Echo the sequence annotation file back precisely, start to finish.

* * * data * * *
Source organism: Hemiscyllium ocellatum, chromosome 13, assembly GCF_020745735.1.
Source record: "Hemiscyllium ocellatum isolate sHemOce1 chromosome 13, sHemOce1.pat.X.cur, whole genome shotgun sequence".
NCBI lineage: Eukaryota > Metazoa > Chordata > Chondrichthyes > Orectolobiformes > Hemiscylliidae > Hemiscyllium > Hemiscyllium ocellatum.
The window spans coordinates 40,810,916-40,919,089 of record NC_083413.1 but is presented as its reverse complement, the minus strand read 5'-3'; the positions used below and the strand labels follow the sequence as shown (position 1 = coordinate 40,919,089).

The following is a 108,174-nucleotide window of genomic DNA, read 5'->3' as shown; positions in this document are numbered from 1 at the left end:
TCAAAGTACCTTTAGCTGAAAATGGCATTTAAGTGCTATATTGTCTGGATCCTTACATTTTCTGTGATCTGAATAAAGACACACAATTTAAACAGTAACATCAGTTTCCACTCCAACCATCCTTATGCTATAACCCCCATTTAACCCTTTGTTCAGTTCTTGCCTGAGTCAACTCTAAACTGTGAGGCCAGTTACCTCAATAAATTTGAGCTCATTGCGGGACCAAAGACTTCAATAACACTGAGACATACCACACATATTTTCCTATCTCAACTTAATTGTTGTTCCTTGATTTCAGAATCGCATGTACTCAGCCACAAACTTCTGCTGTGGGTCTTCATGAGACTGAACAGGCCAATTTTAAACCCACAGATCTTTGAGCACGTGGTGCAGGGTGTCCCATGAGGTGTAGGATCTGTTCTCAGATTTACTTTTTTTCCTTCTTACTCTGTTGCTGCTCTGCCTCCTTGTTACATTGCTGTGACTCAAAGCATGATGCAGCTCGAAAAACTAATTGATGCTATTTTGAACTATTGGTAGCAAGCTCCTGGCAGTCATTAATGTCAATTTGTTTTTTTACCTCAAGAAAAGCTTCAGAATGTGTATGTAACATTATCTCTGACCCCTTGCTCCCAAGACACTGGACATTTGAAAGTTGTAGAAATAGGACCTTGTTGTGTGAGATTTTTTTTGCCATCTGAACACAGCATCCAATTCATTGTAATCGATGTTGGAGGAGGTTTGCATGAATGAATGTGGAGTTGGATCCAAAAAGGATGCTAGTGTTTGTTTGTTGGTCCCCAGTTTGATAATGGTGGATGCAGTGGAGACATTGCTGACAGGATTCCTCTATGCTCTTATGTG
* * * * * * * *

Source organism: Hemiscyllium ocellatum, chromosome 13, assembly GCF_020745735.1.
Source record: "Hemiscyllium ocellatum isolate sHemOce1 chromosome 13, sHemOce1.pat.X.cur, whole genome shotgun sequence".
NCBI lineage: Eukaryota > Metazoa > Chordata > Chondrichthyes > Orectolobiformes > Hemiscylliidae > Hemiscyllium > Hemiscyllium ocellatum.
The window spans coordinates 40,810,916-40,919,089 of record NC_083413.1 but is presented as its reverse complement, the minus strand read 5'-3'; the positions used below and the strand labels follow the sequence as shown (position 1 = coordinate 40,919,089).

The following is a 108,174-nucleotide window of genomic DNA, read 5'->3' as shown; positions in this document are numbered from 1 at the left end:
TCAAAGTACCTTTAGCTGAAAATGGCATTTAAGTGCTATATTGTCTGGATCCTTACATTTTCTGTGATCTGAATAAAGACACACAATTTAAACAGTAACATCAGTTTCCACTCCAACCATCCTTATGCTATAACCCCCATTTAACCCTTTGTTCAGTTCTTGCCTGAGTCAACTCTAAACTGTGAGGCCAGTTACCTCAATAAATTTGAGCTCATTGCGGGACCAAAGACTTCAATAACACTGAGACATACCACACATATTTTCCTATCTCAACTTAATTGTTGTTCCTTGATTTCAGAATCGCATGTACTCAGCCACAAACTTCTGCTGTGGGTCTTCATGAGACTGAACAGGCCAATTTTAAACCCACAGATCTTTGAGCACGTGGTGCAGGGTGTCCCATGAGGTGTAGGATCTGTTCTCAGATTTACTTTTTTTCCTTCTTACTCTGTTGCTGCTCTGCCTCCTTGTTACATTGCTGTGACTCAAAGCATGATGCAGCTCGAAAAACTAATTGATGCTATTTTGAACTATTGGTAGCAAGCTCCTGGCAGTCATTAATGTCAATTTGTTTTTTTACCTCAAGAAAAGCTTCAGAATGTGTATGTAACATTATCTCTGACCCCTTGCTCCCAAGACACTGGACATTTGAAAGTTGTAGAAATAGGACCTTGTTGTGTGAGATTTTTTTTGCCATCTGAACACAGCATCCAATTCATTGTAATCGATGTTGGAGGAGGTTTGCATGAATGAATGTGGAGTTGGATCCAAAAAGGATGCTAGTGTTTGTTTGTTGGTCCCCAGTTTGATAATGGTGGATGCAGTGGAGACATTGCTGACAGGATTCCTCTATGCTCTTATGTG